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Frontiers in Bioscience

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Frontiers in Bioscience

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Thyroid autoimmunity is characterized by a large number of identified factors, and determining the relative importance of genetics and environment, for instance, can be difficult. In addition, the definition and progression of the individual diseases can also be challenging, and questions such as “when to begin treatment” or even “should treatment be begun” can be problematic. One approach to handling situations in which there are many factors is utilizing mathematical modeling. In a model, quantities that are clinically measurable are related through equations, based on known and inferred relationships between the systems involved. In situations where these relationships are complicated, the resulting simulations can provide information not previous recognized as logically resulting from those relationships. One advantage of this approach is that patient-specific parameter estimates can be used to personalize disease monitoring and treatment. In this paper, models involving Hashimoto’s (autoimmune) thyroiditis, Graves’ disease, and the roles of leptin, vitamin D3, and adipose tissue are described. In the case of Hashimoto’s, a model consisting of a system of differential equations is presented which allows a patient specific description of the progression of the disease. The conditions leading to Hashitoxicosis are also described through that model. The patient specific model of the treatment of Graves’ disease is also described. Finally, the roles of the inflammatory adipokines, especially leptin, and vitamin D3 is explored as it relates to the initiation of thyroid autoimmunity. The result of this approach is an enhanced view of the initiation and progression of autoimmunity in the thyroid.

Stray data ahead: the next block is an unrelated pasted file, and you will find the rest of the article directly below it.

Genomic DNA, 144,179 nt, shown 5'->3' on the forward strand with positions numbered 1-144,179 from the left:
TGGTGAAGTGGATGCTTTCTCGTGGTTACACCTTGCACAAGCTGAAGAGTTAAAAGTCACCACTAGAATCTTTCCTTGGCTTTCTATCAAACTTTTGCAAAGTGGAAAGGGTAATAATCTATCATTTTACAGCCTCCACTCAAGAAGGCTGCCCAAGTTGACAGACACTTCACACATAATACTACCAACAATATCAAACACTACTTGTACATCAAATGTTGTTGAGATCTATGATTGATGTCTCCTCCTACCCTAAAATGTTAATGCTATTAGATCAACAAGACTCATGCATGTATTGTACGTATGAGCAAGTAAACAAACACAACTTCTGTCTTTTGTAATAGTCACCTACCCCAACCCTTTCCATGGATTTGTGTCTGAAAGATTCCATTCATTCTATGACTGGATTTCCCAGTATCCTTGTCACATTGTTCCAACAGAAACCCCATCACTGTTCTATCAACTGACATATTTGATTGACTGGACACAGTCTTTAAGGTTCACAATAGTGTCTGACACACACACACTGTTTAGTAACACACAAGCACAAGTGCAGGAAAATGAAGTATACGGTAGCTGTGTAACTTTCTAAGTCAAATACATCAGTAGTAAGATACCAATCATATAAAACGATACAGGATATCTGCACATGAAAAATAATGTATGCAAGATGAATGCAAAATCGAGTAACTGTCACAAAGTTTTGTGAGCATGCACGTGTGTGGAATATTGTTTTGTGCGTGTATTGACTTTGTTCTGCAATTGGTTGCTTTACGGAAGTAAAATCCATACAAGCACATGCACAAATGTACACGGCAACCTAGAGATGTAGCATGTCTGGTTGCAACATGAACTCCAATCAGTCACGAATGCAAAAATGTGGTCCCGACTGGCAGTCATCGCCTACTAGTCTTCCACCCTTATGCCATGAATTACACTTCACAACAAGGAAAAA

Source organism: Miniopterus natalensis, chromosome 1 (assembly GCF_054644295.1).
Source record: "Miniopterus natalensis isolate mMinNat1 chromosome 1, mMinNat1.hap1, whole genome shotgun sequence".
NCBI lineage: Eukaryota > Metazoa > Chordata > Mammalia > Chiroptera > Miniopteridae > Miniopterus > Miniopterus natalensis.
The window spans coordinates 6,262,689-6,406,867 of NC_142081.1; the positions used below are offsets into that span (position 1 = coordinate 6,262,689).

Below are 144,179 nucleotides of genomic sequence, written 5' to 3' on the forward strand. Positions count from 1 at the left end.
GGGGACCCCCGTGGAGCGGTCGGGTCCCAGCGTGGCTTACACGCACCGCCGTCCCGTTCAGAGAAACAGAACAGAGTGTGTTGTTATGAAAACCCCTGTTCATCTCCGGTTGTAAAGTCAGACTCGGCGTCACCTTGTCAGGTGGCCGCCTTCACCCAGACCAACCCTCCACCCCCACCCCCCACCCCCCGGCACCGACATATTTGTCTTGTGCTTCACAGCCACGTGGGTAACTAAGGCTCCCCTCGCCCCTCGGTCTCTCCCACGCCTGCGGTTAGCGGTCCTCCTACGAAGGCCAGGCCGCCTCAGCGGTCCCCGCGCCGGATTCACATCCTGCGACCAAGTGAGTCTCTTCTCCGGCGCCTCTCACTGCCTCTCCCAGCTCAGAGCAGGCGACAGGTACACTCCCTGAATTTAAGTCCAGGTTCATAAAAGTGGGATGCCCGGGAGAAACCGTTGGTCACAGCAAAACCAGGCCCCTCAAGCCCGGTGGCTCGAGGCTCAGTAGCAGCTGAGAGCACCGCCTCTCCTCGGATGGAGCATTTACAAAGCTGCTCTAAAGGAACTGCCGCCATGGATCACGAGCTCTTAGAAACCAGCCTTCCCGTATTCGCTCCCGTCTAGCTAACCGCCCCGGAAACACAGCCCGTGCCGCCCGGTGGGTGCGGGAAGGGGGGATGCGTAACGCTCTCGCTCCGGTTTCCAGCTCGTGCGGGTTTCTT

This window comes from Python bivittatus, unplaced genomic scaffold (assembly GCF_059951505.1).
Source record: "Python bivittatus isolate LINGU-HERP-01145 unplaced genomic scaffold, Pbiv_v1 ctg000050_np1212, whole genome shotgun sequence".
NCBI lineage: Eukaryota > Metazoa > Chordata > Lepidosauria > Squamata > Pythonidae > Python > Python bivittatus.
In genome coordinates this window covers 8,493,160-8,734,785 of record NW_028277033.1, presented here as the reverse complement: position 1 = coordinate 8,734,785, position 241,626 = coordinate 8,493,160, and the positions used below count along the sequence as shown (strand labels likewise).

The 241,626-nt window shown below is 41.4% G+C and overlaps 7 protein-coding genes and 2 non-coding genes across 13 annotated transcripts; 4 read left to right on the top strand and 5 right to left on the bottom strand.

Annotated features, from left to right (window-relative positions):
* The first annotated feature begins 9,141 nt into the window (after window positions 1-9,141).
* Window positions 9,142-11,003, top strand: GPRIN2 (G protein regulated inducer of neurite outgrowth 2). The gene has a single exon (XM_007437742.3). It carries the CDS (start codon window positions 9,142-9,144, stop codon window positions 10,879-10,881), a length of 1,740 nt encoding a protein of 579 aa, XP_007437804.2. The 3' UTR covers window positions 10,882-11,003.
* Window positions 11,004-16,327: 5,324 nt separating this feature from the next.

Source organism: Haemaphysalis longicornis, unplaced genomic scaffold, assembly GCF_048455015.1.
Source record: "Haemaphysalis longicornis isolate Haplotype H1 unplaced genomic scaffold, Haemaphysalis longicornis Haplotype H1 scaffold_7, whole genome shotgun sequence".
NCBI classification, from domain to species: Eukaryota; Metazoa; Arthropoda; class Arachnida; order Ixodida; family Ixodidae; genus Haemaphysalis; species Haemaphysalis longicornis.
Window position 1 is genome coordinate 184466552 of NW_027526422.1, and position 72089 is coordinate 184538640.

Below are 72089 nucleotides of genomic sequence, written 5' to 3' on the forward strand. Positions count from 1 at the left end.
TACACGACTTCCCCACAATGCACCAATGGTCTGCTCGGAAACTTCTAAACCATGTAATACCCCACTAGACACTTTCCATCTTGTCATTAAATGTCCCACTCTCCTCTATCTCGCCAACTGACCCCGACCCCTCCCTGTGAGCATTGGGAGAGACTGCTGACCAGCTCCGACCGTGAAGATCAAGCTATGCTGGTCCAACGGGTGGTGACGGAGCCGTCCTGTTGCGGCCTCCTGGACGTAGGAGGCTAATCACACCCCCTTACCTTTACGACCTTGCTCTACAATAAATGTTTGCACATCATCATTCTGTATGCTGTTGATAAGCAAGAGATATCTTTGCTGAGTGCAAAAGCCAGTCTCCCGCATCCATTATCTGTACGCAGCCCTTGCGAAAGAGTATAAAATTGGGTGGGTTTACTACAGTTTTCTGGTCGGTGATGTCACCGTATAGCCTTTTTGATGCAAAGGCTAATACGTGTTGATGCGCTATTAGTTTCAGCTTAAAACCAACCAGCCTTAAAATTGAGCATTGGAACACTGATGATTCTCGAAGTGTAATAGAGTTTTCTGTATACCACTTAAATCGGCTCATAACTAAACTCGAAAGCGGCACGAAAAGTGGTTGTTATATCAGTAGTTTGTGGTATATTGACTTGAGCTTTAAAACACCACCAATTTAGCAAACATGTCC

Accepted version. Frontiers in Bioscience, Vol. 23, (June 1 2018): 1889-1901. DOI. © 2018 Frontiers in Bioscience. Used with permission.

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